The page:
Adding Moab would require 4 more days.

Southwest and Grand Circle Trip Planning

Everyone wants to visit the parks in the western USA. It's something that every family can and should do at some time. These vacations can be life changing and bonding experiences. Or they can be nightmares.

Most travelers equate being in the parks and outdoor environments with hiking. It's important to understand that hiking is not a requirement for enjoying the wilderness. Time is. This cannot be understated. One cannot begin to appreciate the beauty and magnificence of the national parks unless and until they spend time there. It can be as simple as sitting at a single view point for hours, or as elaborate as day long hikes or extended back country camping trips. But arriving at a view point, snapping a picture, and driving on (a la Clark Griswold) is simply not going to do it. At the very least, most of the national parks in the southwest need a day or longer, just to self tour the many attractions and view points therein. Sunset and sunrise are generally the most peaceful and stunning times of day in the sun's rapidly changing light. So overnight stays at, or as close as possible, will enhance a visit to any park.

Logistically, it takes about a half day or longer to travel between most of the parks in the 4 corners states. Often, the scenic drives are enticing enough to warrant additional stops and detours along the way. Regardless, it takes at least two nights at any park or destination to have just one full day there. Many trip planners fail to understand this.

Driving at night in the high desert region is strongly discouraged. Roads are desolate. Ambient lighting is non existent meaning highways are very dark. Wildlife of all sorts and sizes populate the roads from dusk until dawn. Even domestic farm animals like cattle and sheep wander on the pavement.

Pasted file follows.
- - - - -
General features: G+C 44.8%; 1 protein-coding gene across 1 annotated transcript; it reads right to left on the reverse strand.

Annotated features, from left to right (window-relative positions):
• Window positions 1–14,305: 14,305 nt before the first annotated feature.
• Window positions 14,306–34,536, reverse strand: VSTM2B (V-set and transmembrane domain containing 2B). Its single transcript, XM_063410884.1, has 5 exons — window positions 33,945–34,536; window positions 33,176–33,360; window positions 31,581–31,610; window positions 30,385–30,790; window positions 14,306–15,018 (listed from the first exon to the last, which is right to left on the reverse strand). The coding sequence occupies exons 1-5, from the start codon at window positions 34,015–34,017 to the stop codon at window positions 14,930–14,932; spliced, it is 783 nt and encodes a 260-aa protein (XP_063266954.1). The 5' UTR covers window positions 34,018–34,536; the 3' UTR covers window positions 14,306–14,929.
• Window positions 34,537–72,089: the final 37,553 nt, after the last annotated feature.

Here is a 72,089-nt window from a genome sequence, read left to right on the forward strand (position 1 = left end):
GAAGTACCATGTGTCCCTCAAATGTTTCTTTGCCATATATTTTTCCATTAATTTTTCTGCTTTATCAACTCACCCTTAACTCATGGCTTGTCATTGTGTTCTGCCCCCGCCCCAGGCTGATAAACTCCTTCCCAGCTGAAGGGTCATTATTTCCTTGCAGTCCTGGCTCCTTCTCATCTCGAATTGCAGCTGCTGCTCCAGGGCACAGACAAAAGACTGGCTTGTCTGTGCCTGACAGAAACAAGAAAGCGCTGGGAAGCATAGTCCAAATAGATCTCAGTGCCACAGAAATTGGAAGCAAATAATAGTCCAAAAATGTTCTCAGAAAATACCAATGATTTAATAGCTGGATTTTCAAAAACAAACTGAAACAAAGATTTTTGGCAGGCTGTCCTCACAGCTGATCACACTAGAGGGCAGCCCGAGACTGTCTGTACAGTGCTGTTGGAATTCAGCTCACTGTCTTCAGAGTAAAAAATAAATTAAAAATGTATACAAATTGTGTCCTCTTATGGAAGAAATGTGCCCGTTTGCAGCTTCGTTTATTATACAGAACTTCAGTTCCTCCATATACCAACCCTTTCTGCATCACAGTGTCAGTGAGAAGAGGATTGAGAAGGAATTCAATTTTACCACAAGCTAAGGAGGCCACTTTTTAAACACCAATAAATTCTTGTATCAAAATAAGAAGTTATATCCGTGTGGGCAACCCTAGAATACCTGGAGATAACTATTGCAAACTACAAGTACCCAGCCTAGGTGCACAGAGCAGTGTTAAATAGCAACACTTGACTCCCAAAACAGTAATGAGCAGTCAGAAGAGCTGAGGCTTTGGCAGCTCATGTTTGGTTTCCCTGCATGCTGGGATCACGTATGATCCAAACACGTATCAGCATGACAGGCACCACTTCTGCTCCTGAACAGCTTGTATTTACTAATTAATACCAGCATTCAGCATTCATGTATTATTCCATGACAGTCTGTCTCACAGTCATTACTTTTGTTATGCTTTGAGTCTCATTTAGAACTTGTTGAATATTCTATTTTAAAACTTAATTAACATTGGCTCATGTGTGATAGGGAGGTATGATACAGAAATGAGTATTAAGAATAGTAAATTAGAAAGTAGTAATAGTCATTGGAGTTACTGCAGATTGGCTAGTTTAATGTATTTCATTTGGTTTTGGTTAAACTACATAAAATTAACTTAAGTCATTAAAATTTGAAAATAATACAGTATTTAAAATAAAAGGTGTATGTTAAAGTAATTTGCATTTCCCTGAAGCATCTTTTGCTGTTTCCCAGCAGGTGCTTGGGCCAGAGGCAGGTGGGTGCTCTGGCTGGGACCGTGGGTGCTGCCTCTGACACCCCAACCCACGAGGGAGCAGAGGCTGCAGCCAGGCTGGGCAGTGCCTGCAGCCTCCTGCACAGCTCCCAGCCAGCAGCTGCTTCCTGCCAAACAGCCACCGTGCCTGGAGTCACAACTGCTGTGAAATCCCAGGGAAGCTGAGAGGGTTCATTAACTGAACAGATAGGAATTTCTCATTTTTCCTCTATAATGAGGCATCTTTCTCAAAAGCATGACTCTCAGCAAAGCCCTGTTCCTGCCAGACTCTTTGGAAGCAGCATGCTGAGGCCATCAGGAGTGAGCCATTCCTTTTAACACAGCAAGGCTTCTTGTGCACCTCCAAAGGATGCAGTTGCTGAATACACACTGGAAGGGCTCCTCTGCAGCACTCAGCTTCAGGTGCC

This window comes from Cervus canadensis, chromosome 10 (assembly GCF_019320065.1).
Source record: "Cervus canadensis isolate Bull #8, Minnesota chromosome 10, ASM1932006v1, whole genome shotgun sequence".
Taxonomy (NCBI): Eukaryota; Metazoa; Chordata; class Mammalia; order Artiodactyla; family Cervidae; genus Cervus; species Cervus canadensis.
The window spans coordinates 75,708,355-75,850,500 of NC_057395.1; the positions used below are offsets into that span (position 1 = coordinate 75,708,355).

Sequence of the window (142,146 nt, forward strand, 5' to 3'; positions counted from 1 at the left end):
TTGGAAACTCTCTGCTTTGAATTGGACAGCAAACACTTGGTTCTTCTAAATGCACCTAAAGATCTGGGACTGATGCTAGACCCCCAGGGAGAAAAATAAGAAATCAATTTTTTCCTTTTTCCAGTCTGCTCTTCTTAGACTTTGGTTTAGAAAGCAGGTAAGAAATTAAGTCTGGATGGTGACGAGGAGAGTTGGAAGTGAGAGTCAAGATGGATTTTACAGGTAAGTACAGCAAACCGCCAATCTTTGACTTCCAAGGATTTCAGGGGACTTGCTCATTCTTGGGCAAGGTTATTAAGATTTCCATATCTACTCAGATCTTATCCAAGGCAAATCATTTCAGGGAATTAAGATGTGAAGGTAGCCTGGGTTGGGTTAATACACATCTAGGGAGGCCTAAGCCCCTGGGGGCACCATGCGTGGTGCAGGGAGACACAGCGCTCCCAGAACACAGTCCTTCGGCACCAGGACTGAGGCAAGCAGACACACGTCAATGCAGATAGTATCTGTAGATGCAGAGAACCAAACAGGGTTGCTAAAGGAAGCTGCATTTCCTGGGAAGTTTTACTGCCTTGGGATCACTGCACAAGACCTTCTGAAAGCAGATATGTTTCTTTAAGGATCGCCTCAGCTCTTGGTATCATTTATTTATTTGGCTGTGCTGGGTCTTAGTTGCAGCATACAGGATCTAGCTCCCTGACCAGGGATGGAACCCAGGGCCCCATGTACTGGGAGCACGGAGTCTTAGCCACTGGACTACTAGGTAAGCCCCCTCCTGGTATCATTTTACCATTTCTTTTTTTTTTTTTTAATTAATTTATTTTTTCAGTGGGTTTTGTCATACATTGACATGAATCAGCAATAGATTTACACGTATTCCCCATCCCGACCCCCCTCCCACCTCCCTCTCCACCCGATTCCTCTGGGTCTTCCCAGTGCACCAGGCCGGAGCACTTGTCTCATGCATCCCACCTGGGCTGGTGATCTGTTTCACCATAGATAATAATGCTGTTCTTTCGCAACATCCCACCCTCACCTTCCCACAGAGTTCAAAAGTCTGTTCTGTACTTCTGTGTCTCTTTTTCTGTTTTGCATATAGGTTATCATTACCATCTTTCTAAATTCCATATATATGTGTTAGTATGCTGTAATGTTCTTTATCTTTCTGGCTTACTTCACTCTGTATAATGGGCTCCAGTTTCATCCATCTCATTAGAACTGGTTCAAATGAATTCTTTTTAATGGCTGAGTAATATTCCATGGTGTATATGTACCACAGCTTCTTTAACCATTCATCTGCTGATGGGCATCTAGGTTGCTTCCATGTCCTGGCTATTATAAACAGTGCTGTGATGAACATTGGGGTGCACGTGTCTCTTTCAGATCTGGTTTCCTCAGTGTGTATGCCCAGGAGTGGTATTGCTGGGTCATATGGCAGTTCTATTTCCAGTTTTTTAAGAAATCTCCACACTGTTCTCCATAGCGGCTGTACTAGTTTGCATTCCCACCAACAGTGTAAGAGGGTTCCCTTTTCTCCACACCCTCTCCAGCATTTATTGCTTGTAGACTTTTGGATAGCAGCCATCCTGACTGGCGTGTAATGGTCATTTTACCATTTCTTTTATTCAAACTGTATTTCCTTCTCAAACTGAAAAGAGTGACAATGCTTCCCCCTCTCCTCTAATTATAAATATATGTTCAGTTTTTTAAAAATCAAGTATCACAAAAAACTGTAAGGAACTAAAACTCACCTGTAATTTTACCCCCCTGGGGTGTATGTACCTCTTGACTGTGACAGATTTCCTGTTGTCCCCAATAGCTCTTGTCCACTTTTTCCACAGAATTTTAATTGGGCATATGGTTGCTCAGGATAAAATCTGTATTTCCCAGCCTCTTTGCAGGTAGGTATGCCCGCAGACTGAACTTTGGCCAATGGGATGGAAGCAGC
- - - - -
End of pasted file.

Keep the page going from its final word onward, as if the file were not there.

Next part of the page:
When trip planners are also expressing a specific desire to include hiking as a regular activity at the parks, and asking for advice on which trails to focus on, they need to realize that they will probably need multiple days and nights at the stop in order to do the hiking or whatever other activities, beyond quick snapshots, they have in mind.

Everyone wants to 'see as much as they can'. What they fail to realize is that by adding more places and activities to a list, without increasing available time, they wind up seeing less and reducing the quality of their vacation time. It's far better to plan more time at fewer parks and destinations, than to rush around and do little more than touch all the bases.

Everyone wants to stay 'off the beaten path' and avoid the places that are 'touristy'. The path that's well worn is that way because it includes the best places already. If you're planning to tour the parks, you are by definition, a tourist. Don't try to reinvent the wheel. If you insist on avoiding the most popular sites and activities, you'll be planning a second tier, inferior, vacation. Do the top tier first, then come back to explore more in depth.

So when planning your family vacation in the 4 corners region keep a few points in mind.

0. Less is more. Fewer parks and destinations will mean more quality time at the places you choose. Odds are, if you do a proper vacation at just one or two places, you'll return again to focus on different parks in the future.

0. Advance planning and reservations will save you time and money. Park lodges book up as much as a year in advance. The most sought after accommodations go to those who plan and commit the earliest.

0. Traveling by RV is slower and usually more costly than using a car and traditional hotels and lodging. Even campsites book months in advance.

0. Information found on the Internet is helpful, but needs to be verified. Add 30% to most map app drive time estimates. Use park websites along with traveler review and forum sites like TripAdvisor. You aren't the first, and you won't be the last. But there is much you can learn from folks who have been there and done that.